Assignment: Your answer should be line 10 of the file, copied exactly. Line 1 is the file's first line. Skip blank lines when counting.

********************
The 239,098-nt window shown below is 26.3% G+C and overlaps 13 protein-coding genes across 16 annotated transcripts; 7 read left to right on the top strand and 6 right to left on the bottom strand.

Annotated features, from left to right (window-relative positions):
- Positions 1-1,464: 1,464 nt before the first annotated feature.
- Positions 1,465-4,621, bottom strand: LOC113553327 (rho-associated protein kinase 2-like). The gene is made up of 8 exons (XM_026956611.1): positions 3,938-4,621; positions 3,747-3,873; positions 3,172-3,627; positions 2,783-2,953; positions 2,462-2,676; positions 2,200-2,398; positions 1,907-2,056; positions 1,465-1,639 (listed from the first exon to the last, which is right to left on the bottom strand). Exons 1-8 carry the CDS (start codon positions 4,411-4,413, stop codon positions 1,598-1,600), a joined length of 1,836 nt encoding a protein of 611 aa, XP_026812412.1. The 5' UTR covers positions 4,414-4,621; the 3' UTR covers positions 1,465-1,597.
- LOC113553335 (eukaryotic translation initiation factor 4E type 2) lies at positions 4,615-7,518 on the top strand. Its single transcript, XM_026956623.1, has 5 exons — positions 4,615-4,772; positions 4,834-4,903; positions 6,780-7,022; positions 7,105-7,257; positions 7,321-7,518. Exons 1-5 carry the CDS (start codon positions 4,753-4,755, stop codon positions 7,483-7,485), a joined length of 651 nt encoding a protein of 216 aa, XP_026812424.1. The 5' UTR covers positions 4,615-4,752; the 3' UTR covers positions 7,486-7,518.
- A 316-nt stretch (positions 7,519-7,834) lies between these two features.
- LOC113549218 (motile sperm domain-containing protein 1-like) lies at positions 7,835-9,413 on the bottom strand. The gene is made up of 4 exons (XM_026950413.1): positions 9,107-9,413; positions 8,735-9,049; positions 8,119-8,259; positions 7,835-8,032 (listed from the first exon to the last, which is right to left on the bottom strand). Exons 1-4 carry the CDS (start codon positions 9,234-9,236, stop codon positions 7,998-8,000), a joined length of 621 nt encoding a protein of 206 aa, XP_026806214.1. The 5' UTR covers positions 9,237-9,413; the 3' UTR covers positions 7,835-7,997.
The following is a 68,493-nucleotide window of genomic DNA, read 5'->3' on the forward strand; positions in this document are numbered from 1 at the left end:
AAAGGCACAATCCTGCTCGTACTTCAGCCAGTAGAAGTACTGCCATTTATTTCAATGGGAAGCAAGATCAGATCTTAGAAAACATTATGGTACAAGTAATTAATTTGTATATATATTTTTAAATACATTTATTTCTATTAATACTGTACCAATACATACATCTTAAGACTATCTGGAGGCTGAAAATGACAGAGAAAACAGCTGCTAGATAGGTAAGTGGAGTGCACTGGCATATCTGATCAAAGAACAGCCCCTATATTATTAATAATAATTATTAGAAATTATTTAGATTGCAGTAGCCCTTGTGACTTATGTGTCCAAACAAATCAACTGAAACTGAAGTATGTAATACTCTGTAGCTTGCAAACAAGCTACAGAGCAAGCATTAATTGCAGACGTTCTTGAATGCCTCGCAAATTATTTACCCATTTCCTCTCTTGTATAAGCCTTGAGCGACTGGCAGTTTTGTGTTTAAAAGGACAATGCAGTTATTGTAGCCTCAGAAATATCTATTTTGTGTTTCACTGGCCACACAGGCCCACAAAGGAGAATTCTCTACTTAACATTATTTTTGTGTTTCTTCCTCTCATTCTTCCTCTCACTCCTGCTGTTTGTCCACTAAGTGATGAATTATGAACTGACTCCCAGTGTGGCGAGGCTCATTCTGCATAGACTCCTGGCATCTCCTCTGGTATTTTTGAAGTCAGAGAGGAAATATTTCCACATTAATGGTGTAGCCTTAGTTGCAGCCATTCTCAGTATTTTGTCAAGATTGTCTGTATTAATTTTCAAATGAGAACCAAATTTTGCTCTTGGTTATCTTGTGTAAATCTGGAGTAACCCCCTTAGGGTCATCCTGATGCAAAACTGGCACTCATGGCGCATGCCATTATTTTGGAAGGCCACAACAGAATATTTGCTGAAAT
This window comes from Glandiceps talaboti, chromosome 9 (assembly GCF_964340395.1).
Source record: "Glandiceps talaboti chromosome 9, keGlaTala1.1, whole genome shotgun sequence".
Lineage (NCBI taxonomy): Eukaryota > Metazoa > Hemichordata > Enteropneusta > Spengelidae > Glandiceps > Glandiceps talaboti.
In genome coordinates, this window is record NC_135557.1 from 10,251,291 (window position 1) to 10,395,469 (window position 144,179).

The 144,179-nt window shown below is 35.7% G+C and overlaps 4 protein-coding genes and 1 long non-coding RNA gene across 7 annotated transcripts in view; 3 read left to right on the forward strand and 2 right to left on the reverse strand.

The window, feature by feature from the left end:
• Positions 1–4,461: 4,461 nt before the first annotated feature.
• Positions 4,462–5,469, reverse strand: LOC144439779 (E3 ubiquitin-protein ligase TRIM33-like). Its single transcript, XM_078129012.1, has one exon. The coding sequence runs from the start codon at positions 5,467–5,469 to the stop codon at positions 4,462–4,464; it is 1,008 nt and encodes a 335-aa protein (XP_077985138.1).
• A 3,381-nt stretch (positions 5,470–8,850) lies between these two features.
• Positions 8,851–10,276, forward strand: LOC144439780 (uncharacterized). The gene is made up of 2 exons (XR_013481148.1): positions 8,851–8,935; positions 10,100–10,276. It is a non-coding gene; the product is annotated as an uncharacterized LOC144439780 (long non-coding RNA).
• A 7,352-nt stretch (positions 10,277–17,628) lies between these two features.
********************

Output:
This window comes from Glandiceps talaboti, chromosome 9 (assembly GCF_964340395.1).